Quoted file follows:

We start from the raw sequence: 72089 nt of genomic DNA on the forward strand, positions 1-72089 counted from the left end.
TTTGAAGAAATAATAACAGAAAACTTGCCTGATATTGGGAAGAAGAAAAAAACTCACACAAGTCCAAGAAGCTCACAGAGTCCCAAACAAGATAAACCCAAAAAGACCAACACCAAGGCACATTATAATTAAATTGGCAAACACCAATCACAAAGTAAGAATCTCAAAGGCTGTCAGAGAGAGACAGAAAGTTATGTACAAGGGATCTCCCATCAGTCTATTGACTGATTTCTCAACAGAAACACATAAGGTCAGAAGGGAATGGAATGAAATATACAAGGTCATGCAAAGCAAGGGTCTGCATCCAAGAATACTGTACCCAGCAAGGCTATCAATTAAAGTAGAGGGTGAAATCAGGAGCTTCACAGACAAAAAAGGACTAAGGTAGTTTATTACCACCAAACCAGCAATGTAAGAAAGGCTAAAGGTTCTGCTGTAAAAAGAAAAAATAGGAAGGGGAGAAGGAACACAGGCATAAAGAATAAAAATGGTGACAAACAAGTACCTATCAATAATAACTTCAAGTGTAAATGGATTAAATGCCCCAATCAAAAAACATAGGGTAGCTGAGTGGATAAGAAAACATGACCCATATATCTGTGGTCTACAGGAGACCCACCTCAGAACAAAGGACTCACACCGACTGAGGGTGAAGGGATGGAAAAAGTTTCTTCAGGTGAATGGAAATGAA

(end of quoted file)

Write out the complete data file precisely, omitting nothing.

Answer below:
We start from the raw sequence: 72089 nt of genomic DNA on the forward strand, positions 1-72089 counted from the left end.
TTTGAAGAAATAATAACAGAAAACTTGCCTGATATTGGGAAGAAGAAAAAAACTCACACAAGTCCAAGAAGCTCACAGAGTCCCAAACAAGATAAACCCAAAAAGACCAACACCAAGGCACATTATAATTAAATTGGCAAACACCAATCACAAAGTAAGAATCTCAAAGGCTGTCAGAGAGAGACAGAAAGTTATGTACAAGGGATCTCCCATCAGTCTATTGACTGATTTCTCAACAGAAACACATAAGGTCAGAAGGGAATGGAATGAAATATACAAGGTCATGCAAAGCAAGGGTCTGCATCCAAGAATACTGTACCCAGCAAGGCTATCAATTAAAGTAGAGGGTGAAATCAGGAGCTTCACAGACAAAAAAGGACTAAGGTAGTTTATTACCACCAAACCAGCAATGTAAGAAAGGCTAAAGGTTCTGCTGTAAAAAGAAAAAATAGGAAGGGGAGAAGGAACACAGGCATAAAGAATAAAAATGGTGACAAACAAGTACCTATCAATAATAACTTCAAGTGTAAATGGATTAAATGCCCCAATCAAAAAACATAGGGTAGCTGAGTGGATAAGAAAACATGACCCATATATCTGTGGTCTACAGGAGACCCACCTCAGAACAAAGGACTCACACCGACTGAGGGTGAAGGGATGGAAAAAGTTTCTTCAGGTGAATGGAAATGAA